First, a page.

Bulletin of the American Physical Society
APS April Meeting 2019
Volume 64, Number 3
Saturday–Tuesday, April 13–16, 2019; Denver, Colorado
Session Y04: Searching for Axions
1:30 PM–3:18 PM,
Tuesday, April 16, 2019
Sheraton Room: Plaza F
Sponsoring Unit: DAP
Chair: Guido Mueller, University of Florida
Abstract: Y04.00002 : The International Axion Observatory (IAXO): The Next Generation of Axion Helioscopes*
2:06 PM–2:42 PM
View Presentation Abstract
Julia K. Vogel
Julia K. Vogel
Michael J. Pivovaroff
Igor G. Irastorza
(University of Zaragoza)
More than 80 years after the postulation of dark matter, its nature remains one of the fundamental questions in cosmology. Axions are currently one of the leading candidates for the hypothetical, non-baryonic dark matter that is expected to account for about 25% of the energy density of the Universe. Especially in the light of the Large Hadron Collider at CERN slowly closing in on weakly-interacting massive particle (WIMP) searches, axions and axion-like particles provide a viable alternative approach to solving the dark matter problem. The fact that makes them especially appealing is that they were initially introduced to solve a long-standing problem in quantum chromodynamics rather than as an ad hoc solution for dark matter.
Helioscopes are a type of axion experiment searching for axions produced in the core of the Sun via the Primakoff effect. The International Axion Observatory (IAXO) is a next generation axion helioscope aiming at a sensitivity to the axion-photon coupling of 1 - 1.5 orders of magnitude beyond the current most sensitive axion helioscope which is the CERN Axion Solar Telescope (CAST). IAXO will be able to challenge the stringent bounds from supernova SN1987A and test the axion interpretation of anomalous white-dwarf cooling. Beyond standard axions, this new experiment will also be able to search for a large variety of ALPs and other novel excitations at the low-energy frontier of elementary particle physics. BabyIAXO is proposed as a small pilot experiment increasing the sensitivity to axion-photon couplings down to a few 10-11 GeV-1 and thus delivering significant physics results while demonstrating the feasibility of the full-scale IAXO experiment. Here we introduce the IAXO and BabyIAXO experiments, report on the current status of both and outline the expected IAXO science reach.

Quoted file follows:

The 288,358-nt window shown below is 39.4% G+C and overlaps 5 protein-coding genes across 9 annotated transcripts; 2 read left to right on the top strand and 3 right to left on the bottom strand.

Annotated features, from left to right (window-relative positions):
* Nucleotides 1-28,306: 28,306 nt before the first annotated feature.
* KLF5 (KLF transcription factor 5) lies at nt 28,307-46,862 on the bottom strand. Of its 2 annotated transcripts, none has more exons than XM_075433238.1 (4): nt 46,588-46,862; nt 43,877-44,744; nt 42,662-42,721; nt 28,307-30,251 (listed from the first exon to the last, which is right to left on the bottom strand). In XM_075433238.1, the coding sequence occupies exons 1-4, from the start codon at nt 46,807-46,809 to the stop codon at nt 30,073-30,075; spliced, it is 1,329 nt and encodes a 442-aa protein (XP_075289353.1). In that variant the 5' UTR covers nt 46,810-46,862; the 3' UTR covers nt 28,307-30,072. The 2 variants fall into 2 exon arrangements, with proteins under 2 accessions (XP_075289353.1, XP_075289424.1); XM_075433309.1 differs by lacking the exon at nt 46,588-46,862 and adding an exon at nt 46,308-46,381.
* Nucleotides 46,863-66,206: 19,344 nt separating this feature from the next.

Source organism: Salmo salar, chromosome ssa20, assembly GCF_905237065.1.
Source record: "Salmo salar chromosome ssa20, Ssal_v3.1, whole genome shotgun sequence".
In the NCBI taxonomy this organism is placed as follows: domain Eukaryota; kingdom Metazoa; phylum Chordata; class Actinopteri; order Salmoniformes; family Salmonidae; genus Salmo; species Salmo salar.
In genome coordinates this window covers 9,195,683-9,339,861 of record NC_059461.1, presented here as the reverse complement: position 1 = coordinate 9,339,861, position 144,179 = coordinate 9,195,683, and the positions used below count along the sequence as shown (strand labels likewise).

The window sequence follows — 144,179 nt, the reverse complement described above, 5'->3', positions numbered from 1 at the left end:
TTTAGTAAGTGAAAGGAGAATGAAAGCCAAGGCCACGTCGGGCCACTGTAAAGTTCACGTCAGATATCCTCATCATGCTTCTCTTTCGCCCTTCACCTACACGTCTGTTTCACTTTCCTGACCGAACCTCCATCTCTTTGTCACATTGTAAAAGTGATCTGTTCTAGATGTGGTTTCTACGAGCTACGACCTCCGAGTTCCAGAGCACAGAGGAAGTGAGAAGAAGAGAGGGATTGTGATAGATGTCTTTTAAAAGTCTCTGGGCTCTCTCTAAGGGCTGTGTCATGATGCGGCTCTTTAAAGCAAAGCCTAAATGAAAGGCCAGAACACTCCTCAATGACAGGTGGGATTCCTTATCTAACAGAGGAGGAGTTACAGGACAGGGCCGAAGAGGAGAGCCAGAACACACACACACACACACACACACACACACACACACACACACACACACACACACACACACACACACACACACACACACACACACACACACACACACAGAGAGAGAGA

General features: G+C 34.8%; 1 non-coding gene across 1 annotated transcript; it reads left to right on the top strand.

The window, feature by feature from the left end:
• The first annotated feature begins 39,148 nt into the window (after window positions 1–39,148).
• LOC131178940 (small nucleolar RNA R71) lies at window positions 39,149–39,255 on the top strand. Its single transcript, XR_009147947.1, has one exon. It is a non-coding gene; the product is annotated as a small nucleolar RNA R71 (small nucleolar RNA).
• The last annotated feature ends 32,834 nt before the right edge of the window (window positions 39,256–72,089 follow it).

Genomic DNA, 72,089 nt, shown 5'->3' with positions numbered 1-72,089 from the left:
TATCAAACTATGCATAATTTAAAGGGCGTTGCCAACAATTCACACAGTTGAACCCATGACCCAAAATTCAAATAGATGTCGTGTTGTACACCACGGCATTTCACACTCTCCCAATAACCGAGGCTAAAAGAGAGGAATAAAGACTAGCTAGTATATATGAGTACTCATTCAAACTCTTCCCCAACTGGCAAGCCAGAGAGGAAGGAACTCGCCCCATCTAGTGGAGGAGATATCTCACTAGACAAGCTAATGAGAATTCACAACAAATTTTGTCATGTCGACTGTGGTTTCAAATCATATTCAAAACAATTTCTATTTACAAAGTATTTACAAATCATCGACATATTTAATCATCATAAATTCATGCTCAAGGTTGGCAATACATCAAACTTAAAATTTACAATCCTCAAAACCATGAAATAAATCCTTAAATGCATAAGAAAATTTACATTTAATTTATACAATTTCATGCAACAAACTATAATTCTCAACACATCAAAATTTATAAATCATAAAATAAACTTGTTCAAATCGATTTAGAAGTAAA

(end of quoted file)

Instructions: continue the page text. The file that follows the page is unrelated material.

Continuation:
*Part of this work was performed under the auspices of the U.S. Department of Energy by Lawrence Livermore National Laboratory under Contract DE-AC52-07NA27344.
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